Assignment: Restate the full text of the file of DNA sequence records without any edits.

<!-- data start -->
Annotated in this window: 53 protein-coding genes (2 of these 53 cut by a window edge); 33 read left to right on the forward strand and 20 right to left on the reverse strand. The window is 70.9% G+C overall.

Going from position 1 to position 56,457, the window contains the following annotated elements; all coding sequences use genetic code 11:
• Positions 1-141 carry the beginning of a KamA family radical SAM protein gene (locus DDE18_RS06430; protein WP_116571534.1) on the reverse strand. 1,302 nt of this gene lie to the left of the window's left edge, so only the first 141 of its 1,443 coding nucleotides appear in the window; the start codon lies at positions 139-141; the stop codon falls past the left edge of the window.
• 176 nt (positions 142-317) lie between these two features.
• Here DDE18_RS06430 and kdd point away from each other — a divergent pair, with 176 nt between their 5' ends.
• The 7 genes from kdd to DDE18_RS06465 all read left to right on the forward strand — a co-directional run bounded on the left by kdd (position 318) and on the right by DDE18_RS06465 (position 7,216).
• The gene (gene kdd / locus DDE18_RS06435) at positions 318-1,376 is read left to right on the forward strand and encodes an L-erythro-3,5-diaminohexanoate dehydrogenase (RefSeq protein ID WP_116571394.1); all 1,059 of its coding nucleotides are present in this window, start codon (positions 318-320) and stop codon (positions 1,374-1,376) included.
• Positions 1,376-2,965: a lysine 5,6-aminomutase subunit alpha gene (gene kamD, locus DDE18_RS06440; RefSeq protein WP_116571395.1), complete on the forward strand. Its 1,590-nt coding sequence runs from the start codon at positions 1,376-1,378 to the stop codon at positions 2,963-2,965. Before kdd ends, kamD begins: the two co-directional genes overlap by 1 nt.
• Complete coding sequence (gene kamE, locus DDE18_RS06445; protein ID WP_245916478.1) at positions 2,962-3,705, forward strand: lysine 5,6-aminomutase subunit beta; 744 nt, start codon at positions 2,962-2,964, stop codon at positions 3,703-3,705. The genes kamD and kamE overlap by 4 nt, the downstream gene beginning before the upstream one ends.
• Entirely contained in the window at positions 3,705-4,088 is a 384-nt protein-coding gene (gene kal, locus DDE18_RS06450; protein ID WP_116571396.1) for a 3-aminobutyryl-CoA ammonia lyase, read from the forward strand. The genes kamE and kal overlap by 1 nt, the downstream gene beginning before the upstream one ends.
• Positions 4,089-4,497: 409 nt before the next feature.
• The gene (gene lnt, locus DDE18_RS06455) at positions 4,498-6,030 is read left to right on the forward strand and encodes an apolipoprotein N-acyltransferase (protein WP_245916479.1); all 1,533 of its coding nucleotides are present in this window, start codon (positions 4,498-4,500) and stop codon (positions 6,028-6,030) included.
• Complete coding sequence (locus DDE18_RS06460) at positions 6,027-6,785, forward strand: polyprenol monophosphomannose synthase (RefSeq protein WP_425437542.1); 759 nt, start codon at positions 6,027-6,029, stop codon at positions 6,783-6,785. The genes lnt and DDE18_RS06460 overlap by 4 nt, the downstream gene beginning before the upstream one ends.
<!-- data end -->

Annotated in this window: 53 protein-coding genes (2 of these 53 cut by a window edge); 33 read left to right on the forward strand and 20 right to left on the reverse strand. The window is 70.9% G+C overall.

Going from position 1 to position 56,457, the window contains the following annotated elements; all coding sequences use genetic code 11:
• Positions 1-141 carry the beginning of a KamA family radical SAM protein gene (locus DDE18_RS06430; protein WP_116571534.1) on the reverse strand. 1,302 nt of this gene lie to the left of the window's left edge, so only the first 141 of its 1,443 coding nucleotides appear in the window; the start codon lies at positions 139-141; the stop codon falls past the left edge of the window.
• 176 nt (positions 142-317) lie between these two features.
• Here DDE18_RS06430 and kdd point away from each other — a divergent pair, with 176 nt between their 5' ends.
• The 7 genes from kdd to DDE18_RS06465 all read left to right on the forward strand — a co-directional run bounded on the left by kdd (position 318) and on the right by DDE18_RS06465 (position 7,216).
• The gene (gene kdd / locus DDE18_RS06435) at positions 318-1,376 is read left to right on the forward strand and encodes an L-erythro-3,5-diaminohexanoate dehydrogenase (RefSeq protein ID WP_116571394.1); all 1,059 of its coding nucleotides are present in this window, start codon (positions 318-320) and stop codon (positions 1,374-1,376) included.
• Positions 1,376-2,965: a lysine 5,6-aminomutase subunit alpha gene (gene kamD, locus DDE18_RS06440; RefSeq protein WP_116571395.1), complete on the forward strand. Its 1,590-nt coding sequence runs from the start codon at positions 1,376-1,378 to the stop codon at positions 2,963-2,965. Before kdd ends, kamD begins: the two co-directional genes overlap by 1 nt.
• Complete coding sequence (gene kamE, locus DDE18_RS06445; protein ID WP_245916478.1) at positions 2,962-3,705, forward strand: lysine 5,6-aminomutase subunit beta; 744 nt, start codon at positions 2,962-2,964, stop codon at positions 3,703-3,705. The genes kamD and kamE overlap by 4 nt, the downstream gene beginning before the upstream one ends.
• Entirely contained in the window at positions 3,705-4,088 is a 384-nt protein-coding gene (gene kal, locus DDE18_RS06450; protein ID WP_116571396.1) for a 3-aminobutyryl-CoA ammonia lyase, read from the forward strand. The genes kamE and kal overlap by 1 nt, the downstream gene beginning before the upstream one ends.
• Positions 4,089-4,497: 409 nt before the next feature.
• The gene (gene lnt, locus DDE18_RS06455) at positions 4,498-6,030 is read left to right on the forward strand and encodes an apolipoprotein N-acyltransferase (protein WP_245916479.1); all 1,533 of its coding nucleotides are present in this window, start codon (positions 4,498-4,500) and stop codon (positions 6,028-6,030) included.
• Complete coding sequence (locus DDE18_RS06460) at positions 6,027-6,785, forward strand: polyprenol monophosphomannose synthase (RefSeq protein WP_425437542.1); 759 nt, start codon at positions 6,027-6,029, stop codon at positions 6,783-6,785. The genes lnt and DDE18_RS06460 overlap by 4 nt, the downstream gene beginning before the upstream one ends.